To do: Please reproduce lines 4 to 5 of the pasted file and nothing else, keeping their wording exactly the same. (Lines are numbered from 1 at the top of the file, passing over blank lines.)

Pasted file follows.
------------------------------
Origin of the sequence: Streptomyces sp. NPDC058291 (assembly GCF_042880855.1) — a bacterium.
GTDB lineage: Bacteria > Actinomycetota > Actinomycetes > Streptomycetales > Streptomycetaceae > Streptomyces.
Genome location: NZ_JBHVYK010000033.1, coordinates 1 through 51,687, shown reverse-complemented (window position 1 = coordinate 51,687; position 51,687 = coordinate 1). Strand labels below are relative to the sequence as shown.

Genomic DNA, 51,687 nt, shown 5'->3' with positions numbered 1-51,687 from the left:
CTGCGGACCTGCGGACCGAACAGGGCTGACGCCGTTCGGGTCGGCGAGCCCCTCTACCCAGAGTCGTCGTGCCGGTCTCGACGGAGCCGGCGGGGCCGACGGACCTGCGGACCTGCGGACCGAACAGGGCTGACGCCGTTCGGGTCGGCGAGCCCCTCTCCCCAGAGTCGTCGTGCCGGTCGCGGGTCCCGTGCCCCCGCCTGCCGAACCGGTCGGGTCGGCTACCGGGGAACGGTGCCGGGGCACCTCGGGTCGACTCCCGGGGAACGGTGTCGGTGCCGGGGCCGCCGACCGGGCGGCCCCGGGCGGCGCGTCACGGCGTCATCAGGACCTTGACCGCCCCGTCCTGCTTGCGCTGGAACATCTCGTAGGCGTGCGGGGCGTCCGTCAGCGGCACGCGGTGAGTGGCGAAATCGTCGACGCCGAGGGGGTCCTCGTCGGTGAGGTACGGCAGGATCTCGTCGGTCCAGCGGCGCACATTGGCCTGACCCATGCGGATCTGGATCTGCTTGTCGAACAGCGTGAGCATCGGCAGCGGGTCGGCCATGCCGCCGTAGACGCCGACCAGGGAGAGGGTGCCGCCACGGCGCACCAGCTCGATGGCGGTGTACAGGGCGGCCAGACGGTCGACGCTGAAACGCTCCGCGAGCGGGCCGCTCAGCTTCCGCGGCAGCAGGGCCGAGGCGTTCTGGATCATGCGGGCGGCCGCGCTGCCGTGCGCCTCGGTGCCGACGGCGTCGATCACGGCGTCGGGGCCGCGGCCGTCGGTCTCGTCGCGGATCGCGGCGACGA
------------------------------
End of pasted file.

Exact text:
Genomic DNA, 51,687 nt, shown 5'->3' with positions numbered 1-51,687 from the left:
CTGCGGACCTGCGGACCGAACAGGGCTGACGCCGTTCGGGTCGGCGAGCCCCTCTACCCAGAGTCGTCGTGCCGGTCTCGACGGAGCCGGCGGGGCCGACGGACCTGCGGACCTGCGGACCGAACAGGGCTGACGCCGTTCGGGTCGGCGAGCCCCTCTCCCCAGAGTCGTCGTGCCGGTCGCGGGTCCCGTGCCCCCGCCTGCCGAACCGGTCGGGTCGGCTACCGGGGAACGGTGCCGGGGCACCTCGGGTCGACTCCCGGGGAACGGTGTCGGTGCCGGGGCCGCCGACCGGGCGGCCCCGGGCGGCGCGTCACGGCGTCATCAGGACCTTGACCGCCCCGTCCTGCTTGCGCTGGAACATCTCGTAGGCGTGCGGGGCGTCCGTCAGCGGCACGCGGTGAGTGGCGAAATCGTCGACGCCGAGGGGGTCCTCGTCGGTGAGGTACGGCAGGATCTCGTCGGTCCAGCGGCGCACATTGGCCTGACCCATGCGGATCTGGATCTGCTTGTCGAACAGCGTGAGCATCGGCAGCGGGTCGGCCATGCCGCCGTAGACGCCGACCAGGGAGAGGGTGCCGCCACGGCGCACCAGCTCGATGGCGGTGTACAGGGCGGCCAGACGGTCGACGCTGAAACGCTCCGCGAGCGGGCCGCTCAGCTTCCGCGGCAGCAGGGCCGAGGCGTTCTGGATCATGCGGGCGGCCGCGCTGCCGTGCGCCTCGGTGCCGACGGCGTCGATCACGGCGTCGGGGCCGCGGCCGTCGGTCTCGTCGCGGATCGCGGCGACGA